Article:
Personal Finance

What You Need to Know About the FICO Update

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Last updated on July 23, 2019 Comments: 8

Fair Isaac, the company that is responsible for the formula behind your FICO score, has been planning an update for a long time, and it’s now being put into practice, but not without a few wrinkles.

Called “FICO 08”, the new re-tooling should provide a more accurate risk assessment for anybody with a credit history. The most alarming thing right now is that while Fair Isaac is ready to roll out the new formula, according to the Chicago Tribune only one of the three credit reporting agencies, TransUnion, is making use of the new rules. Equifax is going ahead with plans to use FICO 08, but Experian may take quite a bit of time due to pending litigation with Fair Isaac. Suffice it to say that this won’t have an overnight impact on your ability to borrow.

Eventually, though, here’s what it means:

No more piggybacking

Not too long ago companies started offering to add someone with poor credit as an authorized user on an account belonging to someone with better credit. After a while, the credit rating for the less fortunate person would improve. Under the new formula, this sort of—let’s be frank—trickery will not be rewarded. Spouses and children, however, will not be penalized in the same way.

Bad accounts under $100 are no problem

Even if it goes to a collection agency, if you foul up on an account with a balance of less than $100, it won’t heavily affect your score.

A single serious flaw won’t ruin everything

With the older system, one big problem, such as a vehicle repossession, could torpedo your entire credit score. Now, if all other accounts are in good shape, one serious issue will not matter as much. – NewsChannel5

Available credit means more

This may be a case of unfortunate timing, with Americans’ credit lines shrinking as a result of fearful banks, but your future FICO score will depend more heavily on how much available credit you have. In short: keep your accounts open, even if you’re not using them.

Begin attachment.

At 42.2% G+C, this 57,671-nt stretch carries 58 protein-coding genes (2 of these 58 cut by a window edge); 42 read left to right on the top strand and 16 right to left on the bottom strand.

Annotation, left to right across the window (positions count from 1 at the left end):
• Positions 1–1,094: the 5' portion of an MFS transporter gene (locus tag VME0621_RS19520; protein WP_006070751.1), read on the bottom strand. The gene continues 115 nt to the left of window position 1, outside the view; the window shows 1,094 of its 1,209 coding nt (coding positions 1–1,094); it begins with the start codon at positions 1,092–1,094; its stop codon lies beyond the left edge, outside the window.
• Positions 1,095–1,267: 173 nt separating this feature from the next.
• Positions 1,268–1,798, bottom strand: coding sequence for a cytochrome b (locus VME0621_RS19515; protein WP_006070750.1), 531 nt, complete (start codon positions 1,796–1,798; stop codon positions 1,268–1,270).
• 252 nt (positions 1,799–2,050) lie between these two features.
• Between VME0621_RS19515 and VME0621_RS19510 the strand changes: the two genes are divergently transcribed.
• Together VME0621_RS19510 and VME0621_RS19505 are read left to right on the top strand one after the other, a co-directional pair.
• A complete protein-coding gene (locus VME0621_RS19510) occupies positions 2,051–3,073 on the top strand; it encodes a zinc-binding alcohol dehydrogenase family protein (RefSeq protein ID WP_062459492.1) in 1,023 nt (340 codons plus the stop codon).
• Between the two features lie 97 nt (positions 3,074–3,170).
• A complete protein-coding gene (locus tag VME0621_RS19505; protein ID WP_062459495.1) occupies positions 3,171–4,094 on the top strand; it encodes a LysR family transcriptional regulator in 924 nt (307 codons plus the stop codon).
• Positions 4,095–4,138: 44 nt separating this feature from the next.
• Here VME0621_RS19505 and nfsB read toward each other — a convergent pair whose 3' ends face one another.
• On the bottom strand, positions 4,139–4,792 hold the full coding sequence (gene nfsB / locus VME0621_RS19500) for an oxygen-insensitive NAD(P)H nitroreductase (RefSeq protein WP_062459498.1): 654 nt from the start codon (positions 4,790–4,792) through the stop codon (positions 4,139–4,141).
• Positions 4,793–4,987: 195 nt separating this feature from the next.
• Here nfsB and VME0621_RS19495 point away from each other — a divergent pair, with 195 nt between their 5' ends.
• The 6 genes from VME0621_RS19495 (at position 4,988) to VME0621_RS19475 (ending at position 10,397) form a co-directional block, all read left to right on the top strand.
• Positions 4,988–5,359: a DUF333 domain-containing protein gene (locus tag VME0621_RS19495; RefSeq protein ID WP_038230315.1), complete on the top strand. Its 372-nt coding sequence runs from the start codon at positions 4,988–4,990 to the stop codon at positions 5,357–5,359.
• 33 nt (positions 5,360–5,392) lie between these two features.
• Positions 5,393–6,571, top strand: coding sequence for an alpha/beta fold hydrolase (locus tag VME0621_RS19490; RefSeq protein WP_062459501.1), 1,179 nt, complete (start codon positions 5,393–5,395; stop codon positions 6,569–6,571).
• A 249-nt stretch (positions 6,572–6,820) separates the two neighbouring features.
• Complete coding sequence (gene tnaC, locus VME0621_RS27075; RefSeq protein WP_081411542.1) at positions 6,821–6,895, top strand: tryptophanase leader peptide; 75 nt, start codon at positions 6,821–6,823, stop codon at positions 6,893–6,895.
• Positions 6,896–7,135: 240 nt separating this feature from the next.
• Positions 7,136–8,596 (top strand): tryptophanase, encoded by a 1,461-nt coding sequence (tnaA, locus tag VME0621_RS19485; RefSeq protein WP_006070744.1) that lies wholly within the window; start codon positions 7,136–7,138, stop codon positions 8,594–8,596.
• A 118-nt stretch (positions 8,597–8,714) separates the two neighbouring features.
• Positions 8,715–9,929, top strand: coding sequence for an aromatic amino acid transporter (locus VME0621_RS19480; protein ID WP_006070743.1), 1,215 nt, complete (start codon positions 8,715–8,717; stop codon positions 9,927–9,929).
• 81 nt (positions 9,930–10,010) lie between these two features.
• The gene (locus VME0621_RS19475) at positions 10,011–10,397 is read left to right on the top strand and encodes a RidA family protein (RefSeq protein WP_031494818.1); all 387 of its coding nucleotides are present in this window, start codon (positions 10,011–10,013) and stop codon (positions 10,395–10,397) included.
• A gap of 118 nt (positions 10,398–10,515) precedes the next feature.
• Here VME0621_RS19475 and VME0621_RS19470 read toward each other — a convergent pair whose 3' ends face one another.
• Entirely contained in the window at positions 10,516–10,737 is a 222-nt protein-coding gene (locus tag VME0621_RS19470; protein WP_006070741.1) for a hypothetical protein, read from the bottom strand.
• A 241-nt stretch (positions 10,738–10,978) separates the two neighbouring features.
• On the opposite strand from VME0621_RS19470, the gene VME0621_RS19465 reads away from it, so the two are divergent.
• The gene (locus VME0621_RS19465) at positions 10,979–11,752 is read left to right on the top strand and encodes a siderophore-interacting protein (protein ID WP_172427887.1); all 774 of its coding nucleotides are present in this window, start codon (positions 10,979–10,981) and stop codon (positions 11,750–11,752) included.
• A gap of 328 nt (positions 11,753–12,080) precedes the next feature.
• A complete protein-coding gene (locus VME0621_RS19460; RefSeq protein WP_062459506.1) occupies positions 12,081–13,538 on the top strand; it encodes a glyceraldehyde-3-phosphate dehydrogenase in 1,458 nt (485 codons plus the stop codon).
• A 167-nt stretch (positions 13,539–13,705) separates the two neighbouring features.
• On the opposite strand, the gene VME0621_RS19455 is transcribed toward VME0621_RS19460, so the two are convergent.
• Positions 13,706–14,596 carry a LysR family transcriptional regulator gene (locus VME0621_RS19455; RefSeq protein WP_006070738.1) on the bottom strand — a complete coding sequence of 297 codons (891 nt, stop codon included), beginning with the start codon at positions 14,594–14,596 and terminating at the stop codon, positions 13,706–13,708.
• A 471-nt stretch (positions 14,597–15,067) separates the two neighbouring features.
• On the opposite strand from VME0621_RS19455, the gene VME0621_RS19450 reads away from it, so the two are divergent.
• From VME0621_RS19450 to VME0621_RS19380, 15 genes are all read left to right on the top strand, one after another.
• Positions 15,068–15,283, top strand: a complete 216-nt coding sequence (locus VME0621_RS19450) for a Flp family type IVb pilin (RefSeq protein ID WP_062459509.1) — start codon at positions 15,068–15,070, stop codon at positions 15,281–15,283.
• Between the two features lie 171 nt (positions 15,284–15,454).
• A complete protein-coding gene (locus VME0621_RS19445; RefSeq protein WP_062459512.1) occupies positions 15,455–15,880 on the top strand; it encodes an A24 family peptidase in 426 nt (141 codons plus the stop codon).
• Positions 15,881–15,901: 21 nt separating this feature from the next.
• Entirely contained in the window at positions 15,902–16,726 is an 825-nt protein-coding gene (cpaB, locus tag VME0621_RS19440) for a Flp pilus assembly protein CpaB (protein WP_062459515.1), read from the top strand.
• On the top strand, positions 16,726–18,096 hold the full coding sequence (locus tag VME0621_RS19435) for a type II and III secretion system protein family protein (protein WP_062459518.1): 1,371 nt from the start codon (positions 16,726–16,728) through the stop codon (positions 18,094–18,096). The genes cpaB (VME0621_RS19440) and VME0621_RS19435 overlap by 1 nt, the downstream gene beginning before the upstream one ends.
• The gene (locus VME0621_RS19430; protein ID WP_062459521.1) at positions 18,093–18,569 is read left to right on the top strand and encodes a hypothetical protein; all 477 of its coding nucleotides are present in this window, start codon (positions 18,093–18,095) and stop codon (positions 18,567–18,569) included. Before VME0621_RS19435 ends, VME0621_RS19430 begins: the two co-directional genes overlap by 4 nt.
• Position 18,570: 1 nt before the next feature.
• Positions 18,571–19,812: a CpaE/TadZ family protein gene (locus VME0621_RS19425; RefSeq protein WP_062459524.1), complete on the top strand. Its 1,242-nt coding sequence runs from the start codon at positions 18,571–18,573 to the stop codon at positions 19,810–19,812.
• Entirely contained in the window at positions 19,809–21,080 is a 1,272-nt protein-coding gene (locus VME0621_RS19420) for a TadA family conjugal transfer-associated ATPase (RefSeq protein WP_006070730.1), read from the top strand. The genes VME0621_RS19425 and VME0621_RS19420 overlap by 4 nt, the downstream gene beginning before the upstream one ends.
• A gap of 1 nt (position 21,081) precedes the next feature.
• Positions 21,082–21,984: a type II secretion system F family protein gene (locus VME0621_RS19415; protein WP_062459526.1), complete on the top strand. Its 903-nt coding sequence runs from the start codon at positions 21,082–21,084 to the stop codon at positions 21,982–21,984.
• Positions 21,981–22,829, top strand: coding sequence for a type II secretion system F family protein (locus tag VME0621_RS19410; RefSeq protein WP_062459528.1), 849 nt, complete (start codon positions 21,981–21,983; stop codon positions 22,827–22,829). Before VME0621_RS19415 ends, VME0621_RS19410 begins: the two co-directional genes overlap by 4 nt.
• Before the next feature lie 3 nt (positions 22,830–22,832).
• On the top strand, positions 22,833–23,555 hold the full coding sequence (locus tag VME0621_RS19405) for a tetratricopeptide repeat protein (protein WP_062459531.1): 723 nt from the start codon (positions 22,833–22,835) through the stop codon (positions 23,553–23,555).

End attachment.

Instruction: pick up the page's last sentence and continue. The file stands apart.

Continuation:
You’ll want multiple types of credit in your name

In order to have a high score in the future, it won’t be enough to have a department store card or three, you’ll be rewarded more for having a loan or two in the mix, as well.

Article comments

Anonymous says:

quoted from here:


Anonymous says:

Again, I recommend you go to the source before publishing falicies and perpetuating the spread of disinformation. Fair Isaac is very clear on what their new system will and will not do. “Prevent” is a word that was never used by the Fair Isaac Corporation. Again, I urge you to be a responsible author, and get it right, before you write. Here is their exact quote:

“Fair Isaac analysts have developed patent-pending technology that includes AU data in the calculation of scores, while reducing potential impact from tampering.”

Smithee says:

Bill, the story you linked to is from July 2008, and the four articles I read were all published in the last 8 days.

From a fifth, more recent article on

Fair Isaac scientists found a method to prevent “credit repair piggybacking” while still permitting legitimate use of authorized user accounts.

My point is that I don’t know exactly how this will impact your company,, and neither do you.

Anonymous says:

Not incorrect. Just severely outdated.

Smithee says:

Well, I read four different news reports in order to write my report; I’d be shocked if they were all incorrect.

Anonymous says:

FICO controversy?

Anonymous says:

Boy did Smithee get his story wrong.

First, piggybacking benefits will continue for everyone. Read Fair Isaac’a written statement on page 2 of this pdf file here (sorry for the non personal site, but I think it is important for the readers of this article to know the truth):

…and here:

Second, while negative information will have LESS impact on your FICO score, it will certainly maintain the uneasy feelings an underwrite may have towards approving your loan. This distinction is not clear in your article and most certainly should be.

In order to learn the correct information and the full details of this change, visit the horses mouth:

Anonymous says:

While it is nice that in some cases FICO will be more forgiving, there is a darkish side to all this parsing out the score. It is clear that we have reached a point where it is possible for companies to track every expenditure. Some companies are already assigning risk scores to you, depending on what kind of purchases you are making. CompuCredit has used this to alter credit terms. If you pay to have your nails done, you are penalized more than if you pay for car repairs. Perhaps I’m being paranoid, but it seems as thought this is where FICO may be headed.